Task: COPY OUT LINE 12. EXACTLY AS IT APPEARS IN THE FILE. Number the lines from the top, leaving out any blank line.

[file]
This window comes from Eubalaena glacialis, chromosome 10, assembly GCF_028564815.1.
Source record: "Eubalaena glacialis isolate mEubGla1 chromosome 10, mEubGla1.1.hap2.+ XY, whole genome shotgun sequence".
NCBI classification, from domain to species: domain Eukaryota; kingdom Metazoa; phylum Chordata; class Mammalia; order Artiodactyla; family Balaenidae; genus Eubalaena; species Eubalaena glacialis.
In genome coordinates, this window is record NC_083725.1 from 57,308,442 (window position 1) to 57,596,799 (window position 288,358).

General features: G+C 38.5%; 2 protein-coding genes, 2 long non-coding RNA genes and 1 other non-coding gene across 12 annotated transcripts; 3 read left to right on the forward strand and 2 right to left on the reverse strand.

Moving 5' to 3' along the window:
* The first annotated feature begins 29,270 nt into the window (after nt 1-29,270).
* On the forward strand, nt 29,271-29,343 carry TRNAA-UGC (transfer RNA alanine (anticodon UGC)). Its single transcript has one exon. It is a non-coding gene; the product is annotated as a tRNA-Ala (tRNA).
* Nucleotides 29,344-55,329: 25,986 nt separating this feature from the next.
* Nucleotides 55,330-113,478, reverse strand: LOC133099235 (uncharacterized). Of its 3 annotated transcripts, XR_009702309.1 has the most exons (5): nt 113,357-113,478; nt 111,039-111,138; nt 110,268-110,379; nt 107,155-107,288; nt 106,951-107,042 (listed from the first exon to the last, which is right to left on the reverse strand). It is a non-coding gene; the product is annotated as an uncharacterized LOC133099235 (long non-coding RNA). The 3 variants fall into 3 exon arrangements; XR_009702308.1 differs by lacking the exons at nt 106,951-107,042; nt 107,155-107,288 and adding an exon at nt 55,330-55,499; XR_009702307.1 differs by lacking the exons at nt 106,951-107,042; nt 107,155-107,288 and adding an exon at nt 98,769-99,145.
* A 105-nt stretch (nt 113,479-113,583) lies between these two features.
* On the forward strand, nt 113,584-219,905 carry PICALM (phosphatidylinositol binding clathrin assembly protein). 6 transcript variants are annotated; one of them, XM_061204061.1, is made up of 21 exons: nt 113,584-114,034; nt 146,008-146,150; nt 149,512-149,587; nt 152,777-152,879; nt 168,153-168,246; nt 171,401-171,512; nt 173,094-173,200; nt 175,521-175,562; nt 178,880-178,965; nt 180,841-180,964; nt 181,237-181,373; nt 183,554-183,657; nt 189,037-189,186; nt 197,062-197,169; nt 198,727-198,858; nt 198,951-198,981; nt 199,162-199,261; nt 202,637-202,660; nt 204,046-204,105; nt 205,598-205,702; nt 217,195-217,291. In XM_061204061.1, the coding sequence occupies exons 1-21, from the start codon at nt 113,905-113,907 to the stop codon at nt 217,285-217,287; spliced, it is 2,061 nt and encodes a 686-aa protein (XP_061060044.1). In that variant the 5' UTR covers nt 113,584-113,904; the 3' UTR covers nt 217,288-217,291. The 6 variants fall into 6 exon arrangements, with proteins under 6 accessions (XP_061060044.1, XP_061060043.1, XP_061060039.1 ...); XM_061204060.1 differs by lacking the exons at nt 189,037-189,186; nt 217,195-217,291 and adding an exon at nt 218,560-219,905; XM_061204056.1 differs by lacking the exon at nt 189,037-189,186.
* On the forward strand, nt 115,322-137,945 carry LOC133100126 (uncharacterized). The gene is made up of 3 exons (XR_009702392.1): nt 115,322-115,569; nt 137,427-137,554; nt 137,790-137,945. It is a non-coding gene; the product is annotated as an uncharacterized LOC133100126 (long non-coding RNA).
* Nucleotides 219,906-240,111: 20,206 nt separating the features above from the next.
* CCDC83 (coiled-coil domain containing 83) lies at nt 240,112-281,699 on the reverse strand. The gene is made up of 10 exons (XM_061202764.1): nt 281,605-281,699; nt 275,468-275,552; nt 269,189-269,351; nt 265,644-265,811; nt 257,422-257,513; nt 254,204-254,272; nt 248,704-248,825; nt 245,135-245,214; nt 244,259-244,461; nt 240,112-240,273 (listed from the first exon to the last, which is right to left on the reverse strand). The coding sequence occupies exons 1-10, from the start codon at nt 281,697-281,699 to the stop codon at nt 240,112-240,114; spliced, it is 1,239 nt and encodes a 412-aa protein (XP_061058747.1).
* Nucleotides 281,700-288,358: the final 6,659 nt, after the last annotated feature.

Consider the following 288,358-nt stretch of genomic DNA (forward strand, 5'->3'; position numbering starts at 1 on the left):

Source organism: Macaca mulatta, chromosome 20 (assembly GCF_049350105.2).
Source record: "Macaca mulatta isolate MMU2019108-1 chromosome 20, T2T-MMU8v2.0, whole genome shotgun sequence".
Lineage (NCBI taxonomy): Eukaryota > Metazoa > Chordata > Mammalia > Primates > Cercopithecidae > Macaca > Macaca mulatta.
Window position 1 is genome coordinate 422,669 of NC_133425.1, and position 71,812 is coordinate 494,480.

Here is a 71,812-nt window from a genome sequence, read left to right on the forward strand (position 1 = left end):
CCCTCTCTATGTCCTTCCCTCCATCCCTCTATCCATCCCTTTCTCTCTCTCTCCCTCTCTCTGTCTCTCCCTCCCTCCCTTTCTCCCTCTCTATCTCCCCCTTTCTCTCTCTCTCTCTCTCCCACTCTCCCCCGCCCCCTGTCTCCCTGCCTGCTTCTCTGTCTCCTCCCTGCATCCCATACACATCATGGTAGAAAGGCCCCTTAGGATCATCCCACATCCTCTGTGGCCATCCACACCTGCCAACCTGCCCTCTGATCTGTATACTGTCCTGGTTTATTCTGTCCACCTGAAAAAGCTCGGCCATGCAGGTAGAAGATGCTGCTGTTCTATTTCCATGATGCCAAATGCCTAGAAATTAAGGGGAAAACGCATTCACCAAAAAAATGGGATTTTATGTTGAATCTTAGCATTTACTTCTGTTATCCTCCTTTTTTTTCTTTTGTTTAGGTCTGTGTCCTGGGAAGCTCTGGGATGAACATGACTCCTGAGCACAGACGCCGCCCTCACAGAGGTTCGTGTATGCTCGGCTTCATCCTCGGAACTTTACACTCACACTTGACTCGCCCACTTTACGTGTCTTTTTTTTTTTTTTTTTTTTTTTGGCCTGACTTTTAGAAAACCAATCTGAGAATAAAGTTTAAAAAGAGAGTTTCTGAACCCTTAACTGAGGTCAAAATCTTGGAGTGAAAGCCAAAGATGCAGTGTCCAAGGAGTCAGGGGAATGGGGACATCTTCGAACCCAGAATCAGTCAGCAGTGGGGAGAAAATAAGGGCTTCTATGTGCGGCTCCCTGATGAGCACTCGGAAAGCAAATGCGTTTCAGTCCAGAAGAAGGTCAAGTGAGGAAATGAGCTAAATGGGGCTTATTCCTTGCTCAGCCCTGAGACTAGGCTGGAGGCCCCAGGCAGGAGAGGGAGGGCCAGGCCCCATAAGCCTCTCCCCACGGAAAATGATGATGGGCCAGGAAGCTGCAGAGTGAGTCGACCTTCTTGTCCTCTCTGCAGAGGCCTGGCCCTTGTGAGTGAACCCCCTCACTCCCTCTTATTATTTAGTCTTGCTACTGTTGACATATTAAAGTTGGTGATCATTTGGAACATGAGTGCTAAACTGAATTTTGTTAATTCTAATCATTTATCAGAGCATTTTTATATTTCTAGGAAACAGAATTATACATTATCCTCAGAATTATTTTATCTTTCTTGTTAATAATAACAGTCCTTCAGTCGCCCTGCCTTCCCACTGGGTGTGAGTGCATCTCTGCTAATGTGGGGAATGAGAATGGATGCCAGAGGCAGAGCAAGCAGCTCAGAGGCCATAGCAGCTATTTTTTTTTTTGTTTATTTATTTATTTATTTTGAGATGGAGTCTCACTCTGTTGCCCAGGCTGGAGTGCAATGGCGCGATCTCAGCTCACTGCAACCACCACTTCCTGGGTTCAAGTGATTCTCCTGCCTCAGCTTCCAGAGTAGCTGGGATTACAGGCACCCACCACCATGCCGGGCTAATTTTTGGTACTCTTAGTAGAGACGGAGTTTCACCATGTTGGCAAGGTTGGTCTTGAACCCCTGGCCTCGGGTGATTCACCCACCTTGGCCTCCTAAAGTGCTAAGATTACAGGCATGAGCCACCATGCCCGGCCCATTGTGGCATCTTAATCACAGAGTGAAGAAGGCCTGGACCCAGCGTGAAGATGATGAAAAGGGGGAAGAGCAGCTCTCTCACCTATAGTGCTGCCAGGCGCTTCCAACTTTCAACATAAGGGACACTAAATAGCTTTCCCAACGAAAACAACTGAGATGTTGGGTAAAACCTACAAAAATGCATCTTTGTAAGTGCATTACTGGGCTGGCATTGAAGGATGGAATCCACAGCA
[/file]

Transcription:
* On the forward strand, nt 113,584-219,905 carry PICALM (phosphatidylinositol binding clathrin assembly protein). 6 transcript variants are annotated; one of them, XM_061204061.1, is made up of 21 exons: nt 113,584-114,034; nt 146,008-146,150; nt 149,512-149,587; nt 152,777-152,879; nt 168,153-168,246; nt 171,401-171,512; nt 173,094-173,200; nt 175,521-175,562; nt 178,880-178,965; nt 180,841-180,964; nt 181,237-181,373; nt 183,554-183,657; nt 189,037-189,186; nt 197,062-197,169; nt 198,727-198,858; nt 198,951-198,981; nt 199,162-199,261; nt 202,637-202,660; nt 204,046-204,105; nt 205,598-205,702; nt 217,195-217,291. In XM_061204061.1, the coding sequence occupies exons 1-21, from the start codon at nt 113,905-113,907 to the stop codon at nt 217,285-217,287; spliced, it is 2,061 nt and encodes a 686-aa protein (XP_061060044.1). In that variant the 5' UTR covers nt 113,584-113,904; the 3' UTR covers nt 217,288-217,291. The 6 variants fall into 6 exon arrangements, with proteins under 6 accessions (XP_061060044.1, XP_061060043.1, XP_061060039.1 ...); XM_061204060.1 differs by lacking the exons at nt 189,037-189,186; nt 217,195-217,291 and adding an exon at nt 218,560-219,905; XM_061204056.1 differs by lacking the exon at nt 189,037-189,186.